“The GEDA accreditation validates all of the hard work by those involved in developing our fall program and in updating our facilities,” said Emergency Medicine Associate Chief Joseph Galkowski, D.O. “And we will continue to look for best practices and other ways to enhance the care we provide to all those in need, particularly our geriatric patients.”

On the calendar

A Total Control Course is offered on Mondays and Wednesdays, Aug. 12 through Sept. 30, from 1:30-2:45 p.m. at the St. Luke’s Desloge Outpatient Center, 121 St. Luke’s Center Drive in Chesterfield, in Building B. This course integrates specific core training exercises and educational discussions to help women improve their pelvic health. Topics include nutrition selection, pharmaceuticals, behavior modifications and lifestyle information. The course fee is $99. Register online at stlukes-stl.com; call (314) 205-6881 with questions.

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Missouri Baptist Medical Center presents a free monthly caregiver class, Supporting the Caregiver, on Tuesday, Aug. 13 from 1-2:30 p.m. in Auditorium 1 of the hospital, 3015 N. Ballas Road. This class is for those caring for a loved one; BJC employees will provide personal and professional insight on resources to assist caregivers. Light refreshments will be served. Register online at https://classes-events.bjc.org.

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St. Louis Oasis presents a free information session, Opiates: What You Need to Know, on Wednesday, Aug. 14 from 10 a.m.-noon at Missouri Baptist Medical Center, 3015 N. Ballas Road, in Room 420 of the Clinical Learning Center. To register, call (314) 996-5433.

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BJC Missouri Baptist Medical Center sponsors a Today’s Grandparents class on Thursday, Aug. 15 from 6:30-9 p.m. in Building D, Suite 400 of the hospital, 3023 N. Ballas Road. This two-hour class serves as an update for grandparents-to-be, and focuses on current trends in infant care as well as tips on both local and distant grandparenting. Discussion is encouraged; a tour of the OB division is included. The cost is $20 per person. Register each grandparent online at https://classes-events.bjc.org.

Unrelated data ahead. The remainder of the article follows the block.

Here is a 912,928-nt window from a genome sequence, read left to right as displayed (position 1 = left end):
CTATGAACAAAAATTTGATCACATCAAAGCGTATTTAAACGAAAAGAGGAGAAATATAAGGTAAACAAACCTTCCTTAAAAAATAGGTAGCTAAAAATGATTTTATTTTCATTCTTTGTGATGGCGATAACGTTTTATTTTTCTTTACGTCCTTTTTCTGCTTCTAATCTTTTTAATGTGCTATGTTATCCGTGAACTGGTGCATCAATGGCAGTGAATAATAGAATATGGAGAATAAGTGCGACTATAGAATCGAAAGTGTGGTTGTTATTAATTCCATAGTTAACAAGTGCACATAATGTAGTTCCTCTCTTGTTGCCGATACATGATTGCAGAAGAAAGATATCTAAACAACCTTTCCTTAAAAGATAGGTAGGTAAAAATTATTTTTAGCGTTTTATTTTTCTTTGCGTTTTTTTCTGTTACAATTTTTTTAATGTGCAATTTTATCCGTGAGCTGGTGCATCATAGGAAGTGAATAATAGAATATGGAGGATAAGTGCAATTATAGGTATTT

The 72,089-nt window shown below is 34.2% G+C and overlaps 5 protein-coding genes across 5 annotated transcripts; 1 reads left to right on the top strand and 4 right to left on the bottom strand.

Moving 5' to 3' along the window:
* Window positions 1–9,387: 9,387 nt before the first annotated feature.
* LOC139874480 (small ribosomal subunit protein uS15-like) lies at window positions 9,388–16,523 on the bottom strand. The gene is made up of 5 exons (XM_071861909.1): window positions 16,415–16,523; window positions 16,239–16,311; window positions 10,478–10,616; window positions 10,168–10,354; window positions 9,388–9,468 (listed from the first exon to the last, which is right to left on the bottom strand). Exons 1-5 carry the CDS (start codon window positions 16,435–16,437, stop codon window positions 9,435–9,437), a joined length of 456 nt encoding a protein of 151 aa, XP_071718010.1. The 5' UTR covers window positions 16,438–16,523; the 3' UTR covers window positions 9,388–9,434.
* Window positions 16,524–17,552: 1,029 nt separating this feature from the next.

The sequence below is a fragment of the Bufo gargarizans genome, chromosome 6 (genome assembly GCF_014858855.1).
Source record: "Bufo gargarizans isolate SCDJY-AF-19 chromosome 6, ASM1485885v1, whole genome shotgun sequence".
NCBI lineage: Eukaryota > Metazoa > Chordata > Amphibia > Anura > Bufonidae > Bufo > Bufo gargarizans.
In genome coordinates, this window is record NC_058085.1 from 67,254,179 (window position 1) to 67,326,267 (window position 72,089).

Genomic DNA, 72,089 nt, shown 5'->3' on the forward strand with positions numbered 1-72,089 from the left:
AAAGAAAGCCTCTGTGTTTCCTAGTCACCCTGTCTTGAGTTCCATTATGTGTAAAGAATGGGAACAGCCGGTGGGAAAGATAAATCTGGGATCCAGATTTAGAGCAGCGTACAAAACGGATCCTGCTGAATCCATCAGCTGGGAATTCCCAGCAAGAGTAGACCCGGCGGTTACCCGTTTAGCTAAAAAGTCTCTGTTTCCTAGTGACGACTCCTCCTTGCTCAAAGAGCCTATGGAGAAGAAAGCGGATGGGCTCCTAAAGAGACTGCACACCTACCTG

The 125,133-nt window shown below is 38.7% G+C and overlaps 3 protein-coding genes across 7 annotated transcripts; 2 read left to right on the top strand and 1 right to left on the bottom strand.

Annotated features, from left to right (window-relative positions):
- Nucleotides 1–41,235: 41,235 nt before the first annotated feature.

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St. Luke’s Hospital presents Heart Failure, Now What?, on Tuesday, Aug. 20 from 1-2:30 p.m. at the Desloge Outpatient Center, 121 S. Luke’s Center Drive in Chesterfield, in Building A. The word “failure” can be a wake-up call for those diagnosed with heart failure; it can also provide motivation to do something about it and be successful at taking care of your heart. Join a multi-disciplinary team of health professionals to discuss proven strategies to help you take control of your heart health and minimize your risk of complications. The program is free. Register online at stlukes-stl.com; call (314) 542-4848 with questions.

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Choice: Healthy Living for Seniors sponsors a Beginning Meditation course on Friday, Aug. 23 from 10-11 a.m. at the Samuel Sachs Library, 16400 Burkhardt Place in Chesterfield. Participants will learn simple meditation techniques, presented by Sahaja Meditation Group, to achieve mental silence, inner peace, and a stress-free life. Class sizes are limited. To register, call 314-994-3300 or visit agingahead.org. Following class, participants may stay for lunch from St. Louis Bread Company; the suggested donation for lunch is $5 for those over age 60 and $10 for those under 60. Choice events are sponsored through a partnership between the St. Louis County Library and Aging Ahead. 

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An AARP Smart Driver Course is offered on Wednesday, Sept. 18 from 9 a.m.-1 p.m. at the Ellisville Parks and Recreation building, 225 Kiefer Creek Road in Ellisville. This program will help tune up your driving skills, update your knowledge of the rules of the road, learn about normal age-related physical changes and ways to adjust for these changes. The cost is $15 for AARP members and $20 for non-members. To register, call (314) 780-8465.